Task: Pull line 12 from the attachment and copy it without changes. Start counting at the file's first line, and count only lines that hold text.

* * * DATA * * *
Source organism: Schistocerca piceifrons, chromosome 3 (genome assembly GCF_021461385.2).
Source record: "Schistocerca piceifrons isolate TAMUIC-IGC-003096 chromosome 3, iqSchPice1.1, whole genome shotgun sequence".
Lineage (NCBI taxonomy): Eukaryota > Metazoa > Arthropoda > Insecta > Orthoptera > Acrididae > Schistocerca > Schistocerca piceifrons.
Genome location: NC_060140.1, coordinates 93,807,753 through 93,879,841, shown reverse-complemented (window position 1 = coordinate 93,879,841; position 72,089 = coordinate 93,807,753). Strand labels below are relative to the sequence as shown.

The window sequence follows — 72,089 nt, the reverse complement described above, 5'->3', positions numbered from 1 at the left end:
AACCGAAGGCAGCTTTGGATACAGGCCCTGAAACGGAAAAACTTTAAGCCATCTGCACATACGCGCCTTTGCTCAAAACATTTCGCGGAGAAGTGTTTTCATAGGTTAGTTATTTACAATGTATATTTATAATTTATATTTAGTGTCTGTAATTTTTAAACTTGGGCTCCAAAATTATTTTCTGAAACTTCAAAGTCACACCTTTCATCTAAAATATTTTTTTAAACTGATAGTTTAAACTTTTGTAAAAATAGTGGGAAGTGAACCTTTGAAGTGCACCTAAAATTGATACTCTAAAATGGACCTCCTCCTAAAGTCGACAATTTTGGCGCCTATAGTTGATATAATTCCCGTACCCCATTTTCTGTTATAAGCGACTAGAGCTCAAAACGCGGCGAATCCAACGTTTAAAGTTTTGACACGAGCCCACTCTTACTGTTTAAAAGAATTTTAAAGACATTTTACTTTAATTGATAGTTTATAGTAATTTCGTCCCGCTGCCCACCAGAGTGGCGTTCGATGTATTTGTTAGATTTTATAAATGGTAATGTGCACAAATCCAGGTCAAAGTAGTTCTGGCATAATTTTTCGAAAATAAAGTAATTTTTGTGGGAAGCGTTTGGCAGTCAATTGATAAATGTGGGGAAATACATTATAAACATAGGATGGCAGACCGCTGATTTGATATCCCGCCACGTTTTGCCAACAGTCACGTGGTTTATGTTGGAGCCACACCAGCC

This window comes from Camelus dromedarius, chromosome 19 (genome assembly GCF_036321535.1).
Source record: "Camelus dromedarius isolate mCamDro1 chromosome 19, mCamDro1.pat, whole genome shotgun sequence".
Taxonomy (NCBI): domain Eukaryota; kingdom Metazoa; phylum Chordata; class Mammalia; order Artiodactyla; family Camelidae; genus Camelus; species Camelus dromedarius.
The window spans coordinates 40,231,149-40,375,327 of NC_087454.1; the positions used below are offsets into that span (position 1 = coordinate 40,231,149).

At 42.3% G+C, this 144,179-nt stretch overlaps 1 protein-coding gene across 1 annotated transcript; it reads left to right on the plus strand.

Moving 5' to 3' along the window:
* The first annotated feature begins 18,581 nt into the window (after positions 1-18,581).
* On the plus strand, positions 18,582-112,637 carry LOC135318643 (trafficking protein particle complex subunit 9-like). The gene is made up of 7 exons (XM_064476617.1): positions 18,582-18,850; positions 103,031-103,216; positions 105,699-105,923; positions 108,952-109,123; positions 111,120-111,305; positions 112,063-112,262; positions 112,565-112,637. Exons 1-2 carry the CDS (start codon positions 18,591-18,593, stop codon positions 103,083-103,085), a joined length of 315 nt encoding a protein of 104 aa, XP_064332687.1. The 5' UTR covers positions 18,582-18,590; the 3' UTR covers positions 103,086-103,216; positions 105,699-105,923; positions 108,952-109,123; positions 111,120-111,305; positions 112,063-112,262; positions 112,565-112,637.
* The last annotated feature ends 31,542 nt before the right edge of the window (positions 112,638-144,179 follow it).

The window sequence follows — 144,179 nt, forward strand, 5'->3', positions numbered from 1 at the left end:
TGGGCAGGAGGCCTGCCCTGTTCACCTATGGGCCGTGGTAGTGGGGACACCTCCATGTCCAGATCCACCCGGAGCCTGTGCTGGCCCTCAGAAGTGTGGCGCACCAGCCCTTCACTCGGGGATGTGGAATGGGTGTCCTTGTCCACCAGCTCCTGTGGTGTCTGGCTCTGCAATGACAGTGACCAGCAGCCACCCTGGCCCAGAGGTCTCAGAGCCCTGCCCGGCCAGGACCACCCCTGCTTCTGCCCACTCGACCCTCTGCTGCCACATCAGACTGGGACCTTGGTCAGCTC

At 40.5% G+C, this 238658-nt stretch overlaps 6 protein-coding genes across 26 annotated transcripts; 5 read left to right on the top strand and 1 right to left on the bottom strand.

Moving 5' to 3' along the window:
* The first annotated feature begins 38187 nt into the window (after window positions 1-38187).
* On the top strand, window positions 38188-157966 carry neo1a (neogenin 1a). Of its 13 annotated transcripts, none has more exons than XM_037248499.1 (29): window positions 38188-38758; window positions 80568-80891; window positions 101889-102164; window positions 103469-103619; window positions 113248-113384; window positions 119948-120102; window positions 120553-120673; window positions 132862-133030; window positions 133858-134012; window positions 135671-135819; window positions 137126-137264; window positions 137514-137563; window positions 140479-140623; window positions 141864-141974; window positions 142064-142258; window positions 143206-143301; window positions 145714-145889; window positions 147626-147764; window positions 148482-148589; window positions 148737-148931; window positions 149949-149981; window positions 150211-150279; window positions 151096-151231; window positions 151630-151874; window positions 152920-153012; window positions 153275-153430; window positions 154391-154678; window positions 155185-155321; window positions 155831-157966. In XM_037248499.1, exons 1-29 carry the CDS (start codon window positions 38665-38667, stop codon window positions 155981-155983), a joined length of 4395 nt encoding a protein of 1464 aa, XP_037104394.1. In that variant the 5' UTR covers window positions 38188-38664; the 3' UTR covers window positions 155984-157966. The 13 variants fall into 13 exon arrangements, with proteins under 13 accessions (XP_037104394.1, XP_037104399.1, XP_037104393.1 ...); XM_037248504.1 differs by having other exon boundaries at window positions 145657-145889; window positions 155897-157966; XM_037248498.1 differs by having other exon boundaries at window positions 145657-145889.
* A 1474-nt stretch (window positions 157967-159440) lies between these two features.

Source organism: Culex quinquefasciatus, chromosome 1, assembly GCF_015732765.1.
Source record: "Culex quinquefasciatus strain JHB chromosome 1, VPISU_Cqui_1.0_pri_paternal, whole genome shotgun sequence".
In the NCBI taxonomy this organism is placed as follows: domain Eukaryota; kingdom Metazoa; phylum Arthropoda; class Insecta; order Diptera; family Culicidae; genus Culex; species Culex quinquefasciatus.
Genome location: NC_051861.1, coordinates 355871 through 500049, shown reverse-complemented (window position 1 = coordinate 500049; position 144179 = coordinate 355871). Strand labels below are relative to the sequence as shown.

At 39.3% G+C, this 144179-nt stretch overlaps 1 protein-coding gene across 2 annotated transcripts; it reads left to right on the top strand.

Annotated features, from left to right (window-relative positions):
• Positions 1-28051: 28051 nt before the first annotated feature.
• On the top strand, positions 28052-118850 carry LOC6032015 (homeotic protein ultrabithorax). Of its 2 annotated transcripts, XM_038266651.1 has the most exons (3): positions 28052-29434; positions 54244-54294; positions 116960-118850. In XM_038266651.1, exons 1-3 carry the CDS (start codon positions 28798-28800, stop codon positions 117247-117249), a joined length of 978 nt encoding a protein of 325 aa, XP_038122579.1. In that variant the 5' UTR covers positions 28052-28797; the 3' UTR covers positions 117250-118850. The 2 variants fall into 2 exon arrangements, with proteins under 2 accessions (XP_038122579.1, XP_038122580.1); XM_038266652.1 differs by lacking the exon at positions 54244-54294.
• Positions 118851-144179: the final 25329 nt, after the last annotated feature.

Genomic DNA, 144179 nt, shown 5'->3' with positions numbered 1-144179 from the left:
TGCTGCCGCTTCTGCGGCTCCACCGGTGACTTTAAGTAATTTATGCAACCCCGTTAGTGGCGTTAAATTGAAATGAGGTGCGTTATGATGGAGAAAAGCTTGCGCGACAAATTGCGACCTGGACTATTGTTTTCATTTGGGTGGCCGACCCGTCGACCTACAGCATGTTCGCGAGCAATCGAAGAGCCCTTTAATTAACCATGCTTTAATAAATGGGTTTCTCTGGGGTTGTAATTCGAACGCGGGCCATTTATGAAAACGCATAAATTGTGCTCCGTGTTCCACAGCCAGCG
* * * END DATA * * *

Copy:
Moving 5' to 3' along the window: